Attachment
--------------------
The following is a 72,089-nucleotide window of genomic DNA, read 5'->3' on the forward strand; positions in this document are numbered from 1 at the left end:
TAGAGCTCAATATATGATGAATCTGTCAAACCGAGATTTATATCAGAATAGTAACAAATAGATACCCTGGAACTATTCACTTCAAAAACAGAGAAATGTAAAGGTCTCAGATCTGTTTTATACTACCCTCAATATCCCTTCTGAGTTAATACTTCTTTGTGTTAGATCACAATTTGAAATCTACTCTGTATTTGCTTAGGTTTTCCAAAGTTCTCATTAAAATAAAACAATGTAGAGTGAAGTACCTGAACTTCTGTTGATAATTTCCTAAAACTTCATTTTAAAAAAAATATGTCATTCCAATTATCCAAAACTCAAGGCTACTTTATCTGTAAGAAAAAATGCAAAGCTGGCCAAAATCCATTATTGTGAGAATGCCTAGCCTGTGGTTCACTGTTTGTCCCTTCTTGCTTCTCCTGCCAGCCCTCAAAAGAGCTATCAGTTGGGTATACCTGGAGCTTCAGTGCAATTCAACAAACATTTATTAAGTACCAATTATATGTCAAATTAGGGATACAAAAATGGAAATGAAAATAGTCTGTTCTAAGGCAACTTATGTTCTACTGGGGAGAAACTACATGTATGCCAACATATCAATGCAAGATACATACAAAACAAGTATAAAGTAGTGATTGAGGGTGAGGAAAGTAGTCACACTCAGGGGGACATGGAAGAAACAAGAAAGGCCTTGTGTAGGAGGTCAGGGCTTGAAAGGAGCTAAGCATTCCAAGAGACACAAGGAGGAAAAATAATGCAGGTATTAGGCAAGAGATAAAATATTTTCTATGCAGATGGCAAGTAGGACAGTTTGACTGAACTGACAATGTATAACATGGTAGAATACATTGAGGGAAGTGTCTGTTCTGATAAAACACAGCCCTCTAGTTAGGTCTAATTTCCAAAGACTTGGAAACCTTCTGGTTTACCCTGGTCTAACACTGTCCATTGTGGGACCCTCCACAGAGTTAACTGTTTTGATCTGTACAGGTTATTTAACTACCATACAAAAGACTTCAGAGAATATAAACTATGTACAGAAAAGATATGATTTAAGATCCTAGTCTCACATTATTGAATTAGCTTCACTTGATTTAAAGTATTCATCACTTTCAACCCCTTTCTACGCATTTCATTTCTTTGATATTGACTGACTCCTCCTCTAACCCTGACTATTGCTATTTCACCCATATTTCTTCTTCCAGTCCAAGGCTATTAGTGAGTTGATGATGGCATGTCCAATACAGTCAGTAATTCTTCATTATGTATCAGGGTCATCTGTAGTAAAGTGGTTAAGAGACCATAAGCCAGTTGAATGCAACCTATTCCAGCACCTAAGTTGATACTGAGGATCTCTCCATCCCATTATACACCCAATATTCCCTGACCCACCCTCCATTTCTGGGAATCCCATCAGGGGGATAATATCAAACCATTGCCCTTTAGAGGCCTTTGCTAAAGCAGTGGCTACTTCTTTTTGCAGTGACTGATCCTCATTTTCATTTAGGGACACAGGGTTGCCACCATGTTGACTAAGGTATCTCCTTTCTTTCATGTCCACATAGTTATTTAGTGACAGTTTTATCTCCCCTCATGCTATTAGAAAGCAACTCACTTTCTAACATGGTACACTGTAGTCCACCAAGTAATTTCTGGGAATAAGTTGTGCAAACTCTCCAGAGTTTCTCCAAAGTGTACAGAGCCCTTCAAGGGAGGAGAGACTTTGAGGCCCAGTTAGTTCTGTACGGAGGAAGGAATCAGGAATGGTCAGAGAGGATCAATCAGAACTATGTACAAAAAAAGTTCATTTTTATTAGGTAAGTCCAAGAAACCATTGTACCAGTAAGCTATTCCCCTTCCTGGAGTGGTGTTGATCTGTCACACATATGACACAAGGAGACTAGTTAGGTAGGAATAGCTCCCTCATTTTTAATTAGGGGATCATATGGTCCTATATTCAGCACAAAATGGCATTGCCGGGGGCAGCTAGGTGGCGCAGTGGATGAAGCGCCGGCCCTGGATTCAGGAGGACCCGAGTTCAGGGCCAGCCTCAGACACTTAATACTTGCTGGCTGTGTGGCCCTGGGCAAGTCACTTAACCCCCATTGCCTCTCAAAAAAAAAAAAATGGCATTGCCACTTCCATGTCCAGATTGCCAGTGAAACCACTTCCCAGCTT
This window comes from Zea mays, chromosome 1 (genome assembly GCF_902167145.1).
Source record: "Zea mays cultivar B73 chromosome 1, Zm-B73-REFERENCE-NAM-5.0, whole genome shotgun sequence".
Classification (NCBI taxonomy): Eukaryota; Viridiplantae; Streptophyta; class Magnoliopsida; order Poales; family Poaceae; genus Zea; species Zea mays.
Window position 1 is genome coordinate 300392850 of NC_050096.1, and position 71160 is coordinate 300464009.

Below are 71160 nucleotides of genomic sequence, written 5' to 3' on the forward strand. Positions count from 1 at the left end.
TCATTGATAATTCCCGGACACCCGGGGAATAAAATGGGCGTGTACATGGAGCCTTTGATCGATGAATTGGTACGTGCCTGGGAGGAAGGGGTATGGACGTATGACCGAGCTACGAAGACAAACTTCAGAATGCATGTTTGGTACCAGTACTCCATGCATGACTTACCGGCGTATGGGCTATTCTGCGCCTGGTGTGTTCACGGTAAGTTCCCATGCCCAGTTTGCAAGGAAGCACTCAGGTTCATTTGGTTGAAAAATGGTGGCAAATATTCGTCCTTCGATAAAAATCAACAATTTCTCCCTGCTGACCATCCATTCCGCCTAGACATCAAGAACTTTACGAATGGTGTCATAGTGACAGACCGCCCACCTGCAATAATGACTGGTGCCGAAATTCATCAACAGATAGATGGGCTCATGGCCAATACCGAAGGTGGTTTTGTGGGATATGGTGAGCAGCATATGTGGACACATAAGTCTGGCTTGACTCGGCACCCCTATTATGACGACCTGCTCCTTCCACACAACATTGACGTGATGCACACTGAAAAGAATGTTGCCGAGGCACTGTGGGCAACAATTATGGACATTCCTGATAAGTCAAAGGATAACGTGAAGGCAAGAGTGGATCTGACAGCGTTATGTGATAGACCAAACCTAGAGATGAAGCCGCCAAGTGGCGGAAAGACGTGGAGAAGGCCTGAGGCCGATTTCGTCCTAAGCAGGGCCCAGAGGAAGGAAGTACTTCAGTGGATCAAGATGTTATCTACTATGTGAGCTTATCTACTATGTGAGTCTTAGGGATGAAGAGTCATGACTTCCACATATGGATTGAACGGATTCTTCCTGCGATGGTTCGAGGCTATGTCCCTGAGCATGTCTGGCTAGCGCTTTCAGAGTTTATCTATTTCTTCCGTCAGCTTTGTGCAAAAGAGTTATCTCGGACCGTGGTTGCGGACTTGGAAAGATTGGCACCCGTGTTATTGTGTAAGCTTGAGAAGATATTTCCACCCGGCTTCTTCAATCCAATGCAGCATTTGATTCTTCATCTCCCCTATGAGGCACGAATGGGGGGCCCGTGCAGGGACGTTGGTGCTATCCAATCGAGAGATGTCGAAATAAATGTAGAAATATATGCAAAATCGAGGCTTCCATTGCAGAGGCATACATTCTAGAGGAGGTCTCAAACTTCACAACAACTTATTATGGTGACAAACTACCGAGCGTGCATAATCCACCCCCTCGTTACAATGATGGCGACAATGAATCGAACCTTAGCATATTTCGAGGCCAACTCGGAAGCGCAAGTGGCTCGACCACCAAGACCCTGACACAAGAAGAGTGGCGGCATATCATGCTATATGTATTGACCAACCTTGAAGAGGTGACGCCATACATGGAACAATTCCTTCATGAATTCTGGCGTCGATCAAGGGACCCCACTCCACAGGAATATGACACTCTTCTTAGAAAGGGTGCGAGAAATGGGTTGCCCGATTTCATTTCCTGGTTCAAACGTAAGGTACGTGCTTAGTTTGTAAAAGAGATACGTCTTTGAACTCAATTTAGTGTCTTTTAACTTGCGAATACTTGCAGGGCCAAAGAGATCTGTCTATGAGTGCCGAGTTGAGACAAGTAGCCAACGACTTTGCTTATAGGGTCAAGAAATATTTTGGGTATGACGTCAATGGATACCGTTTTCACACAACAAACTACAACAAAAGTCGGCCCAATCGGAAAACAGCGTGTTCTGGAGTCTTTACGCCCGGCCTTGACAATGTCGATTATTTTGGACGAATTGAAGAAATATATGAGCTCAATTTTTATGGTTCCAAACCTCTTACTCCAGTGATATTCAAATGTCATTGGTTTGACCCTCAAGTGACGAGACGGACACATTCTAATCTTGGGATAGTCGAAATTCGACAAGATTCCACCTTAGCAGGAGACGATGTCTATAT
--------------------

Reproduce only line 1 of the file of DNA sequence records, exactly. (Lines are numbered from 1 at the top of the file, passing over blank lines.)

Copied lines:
The following is a 72,089-nucleotide window of genomic DNA, read 5'->3' on the forward strand; positions in this document are numbered from 1 at the left end: